Bus ridership in the 1960s began changing as the existing bus network failed to meet the citizens needs and availability and cost of cars made car ownership possible to millions of new people. In 1964 the Transport Review emphasized different strategies for the urban and rural areas. Rail/Bus terminals were expanded or built to link bus service with rail/metro service. In areas without rail service or away from rail service central bus terminals were built to link multiple regional routes to central location allowing for faster and more efficient bus transportation. In rural areas where people’s income was lower and there were less cars, bus transportation was expanded. The production of busses for the Portuguese market also changed as several types of busses were manufactured: minibuses were manufactured for low ridership routes while larger including double decker buses were manufactured to handle high density routes. In larger cities, electric buses were used on dedicated electric routes to reduce smog and oil consumption.

The construction and expansion of Auto-Estradas as well as free connector roads continued. The most extensive being along the coastal West Africa and coastal East Africa corridors. Auto-Estradas along the highest density coastal provinces was prioritized. The major bridges on the Iberian Peninsula, West Africa and East Africa were completed and inaugurated with great fanfare.

In 1962 the Portuguese rail stock and locative companies RSH&MCC and Henschel & Sohn unveiled the new dual track locomotive and rail stock capable to switching from Portuguese gauge and standard European gauge, 1,664 - 1,435 mm. In 1964, they unveiled the triple gauge trains with capability to move from Spanish to Portuguese and to Standard European 1,672 – 1,664 – 1,435 mm. The rail gauge being used in both Portuguese India and the remaining Indian subcontinent was “Indian Gauge 1,676 mm”, the relatively small size of the Portuguese Indian provinces and their distance from one another crossing multiple countries had stopped any rail transportation initiatives to connect them together during the 1950s. Transportation between the provinces was done mostly by ship. In 1960 the Portuguese provinces of Daman and Diu was finally connected to the rail system of Baroda. Thus, for first time allowing goods and people to travel from Goa to Daman and Diu.[1] The 1962 the Portuguese - Indian Economic Union (IEU) agreement allowed for the entry of the Portuguese rail companies into the IEU rail infrastructure market. Portuguese rail companies expanded into Indian subcontinent building locomotives and rail stock in both Portuguese India and IEU countries.[2] In 1965 the Goa – Bombay – Daman – Ahmedabad – Diu railway was started to connect all three Portuguese provinces and the countries of Democratic Union of India and Kingdom of Baroda with a modern and fast train service capable of handling both passenger and transport trains. In South America both Portuguese rail stock companies took a direct investment in the continents rail infrastructure. RSH&MCC concentrated on Brazil while Henschel & Sohn became entrenched in Argentina.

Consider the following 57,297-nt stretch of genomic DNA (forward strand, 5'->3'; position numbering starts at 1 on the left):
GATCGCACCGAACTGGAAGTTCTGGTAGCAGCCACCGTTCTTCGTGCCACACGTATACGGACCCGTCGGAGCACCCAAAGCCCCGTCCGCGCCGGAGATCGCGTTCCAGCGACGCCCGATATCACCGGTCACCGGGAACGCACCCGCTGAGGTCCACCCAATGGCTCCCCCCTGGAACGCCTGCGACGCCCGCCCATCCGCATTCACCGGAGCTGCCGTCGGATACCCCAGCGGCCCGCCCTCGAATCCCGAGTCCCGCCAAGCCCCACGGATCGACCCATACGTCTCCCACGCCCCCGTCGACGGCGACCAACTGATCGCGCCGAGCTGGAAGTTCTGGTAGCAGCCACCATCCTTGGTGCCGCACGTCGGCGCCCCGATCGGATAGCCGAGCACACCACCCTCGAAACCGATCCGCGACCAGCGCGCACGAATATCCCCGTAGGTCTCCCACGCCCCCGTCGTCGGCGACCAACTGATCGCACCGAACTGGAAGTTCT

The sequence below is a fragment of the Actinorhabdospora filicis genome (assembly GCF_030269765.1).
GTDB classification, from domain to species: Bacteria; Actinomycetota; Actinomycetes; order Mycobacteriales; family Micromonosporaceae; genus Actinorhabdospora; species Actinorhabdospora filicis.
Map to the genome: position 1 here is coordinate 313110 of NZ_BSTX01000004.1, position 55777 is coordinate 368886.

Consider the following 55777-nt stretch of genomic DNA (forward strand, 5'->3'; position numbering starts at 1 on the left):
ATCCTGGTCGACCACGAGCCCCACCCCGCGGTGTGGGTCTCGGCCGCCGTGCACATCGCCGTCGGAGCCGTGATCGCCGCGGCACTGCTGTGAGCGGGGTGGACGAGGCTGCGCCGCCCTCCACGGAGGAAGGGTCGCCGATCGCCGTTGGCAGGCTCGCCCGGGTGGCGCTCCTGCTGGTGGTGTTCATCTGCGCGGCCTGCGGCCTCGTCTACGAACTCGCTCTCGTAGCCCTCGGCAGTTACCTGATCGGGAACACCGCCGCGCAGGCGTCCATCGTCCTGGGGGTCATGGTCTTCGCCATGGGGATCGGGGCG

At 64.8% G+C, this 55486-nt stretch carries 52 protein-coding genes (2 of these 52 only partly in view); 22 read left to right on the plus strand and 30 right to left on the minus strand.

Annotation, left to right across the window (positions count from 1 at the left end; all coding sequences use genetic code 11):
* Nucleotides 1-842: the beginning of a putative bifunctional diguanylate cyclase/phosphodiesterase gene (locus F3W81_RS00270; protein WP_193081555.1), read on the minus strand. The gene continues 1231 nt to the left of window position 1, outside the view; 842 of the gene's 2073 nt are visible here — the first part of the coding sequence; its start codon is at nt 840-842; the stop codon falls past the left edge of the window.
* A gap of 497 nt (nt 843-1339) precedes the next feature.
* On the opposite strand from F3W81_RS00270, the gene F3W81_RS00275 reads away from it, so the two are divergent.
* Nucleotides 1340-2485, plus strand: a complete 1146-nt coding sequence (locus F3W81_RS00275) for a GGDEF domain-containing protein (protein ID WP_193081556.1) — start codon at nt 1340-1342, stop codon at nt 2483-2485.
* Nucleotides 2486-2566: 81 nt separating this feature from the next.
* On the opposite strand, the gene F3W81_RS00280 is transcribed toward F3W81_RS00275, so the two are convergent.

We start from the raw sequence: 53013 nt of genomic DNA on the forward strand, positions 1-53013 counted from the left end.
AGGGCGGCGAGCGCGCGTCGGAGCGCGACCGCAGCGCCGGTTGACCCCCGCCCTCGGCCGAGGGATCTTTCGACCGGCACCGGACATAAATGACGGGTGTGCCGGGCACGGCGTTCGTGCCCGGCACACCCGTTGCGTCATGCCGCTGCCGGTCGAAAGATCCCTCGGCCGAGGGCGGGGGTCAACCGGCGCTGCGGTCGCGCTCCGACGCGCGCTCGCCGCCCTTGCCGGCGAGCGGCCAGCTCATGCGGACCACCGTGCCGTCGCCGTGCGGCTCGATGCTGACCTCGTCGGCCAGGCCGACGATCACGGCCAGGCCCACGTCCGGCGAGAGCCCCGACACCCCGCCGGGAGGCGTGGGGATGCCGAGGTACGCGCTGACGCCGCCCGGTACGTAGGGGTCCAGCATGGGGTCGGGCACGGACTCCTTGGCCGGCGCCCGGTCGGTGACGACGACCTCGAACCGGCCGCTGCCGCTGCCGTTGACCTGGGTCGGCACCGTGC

Railway gauge conversion in Portuguese East and West African provinces was completed by 1962 but the expansion of train service was only completed at the end of the 60s. The first major Portuguese transportation project outside the Federation was the Trans Africa Portuguese Railway connecting Serpa Pinto to Quelimane through the Central African Federation. It started in 1960 and for the first four years substantial progress was made in the construction project crossing the Portuguese Central African Federation border from both east and west by end of the year. In 1964 Central African Federation collapsed and Zambia, Malawi and Rhodesia emerged as independent countries. The Trans Africa Portuguese Railway crossed the country of Zambia and the Portuguese was determined to assist the country in its development, so the Portuguese Federation increased payments to Zambia as well as increased the number of Zambians working on the railway projects. Substantial progress was made from both east and west with the eastern trunk reaching approximately 20 km east of the capital Lusaka by 1965. That year relations between Zambia and the Federation deteriorated with Zambian President Kenneth Kaunda demanding that the Portuguese both double the worker’s wages and the fee paid to Zambia. Negotiations were set to take place in the Zambian capital Lasaka, on 5 March 1965 but on 1st of March the Zambians cancelled the talks and closed its borders with the Federation and all work on the railway stopped. In 1968 after the African War, the Portuguese returned to Zambia and began repairing the extensive damage suffered by the Trans Africa Portuguese Railway between 1965 – 1967. In 1968 with the establishment of several friendly and allied African countries around the Portuguese Federation an integrated transportation plan was instituted to not only complete the Trans Africa Portuguese Railway but to also connect the African countries of Malawi, Zambia, Rhodesia, Namibia, Botswana, Katanga, and Ruvuma to Portuguese Federation as well as to each other and to deep seaports.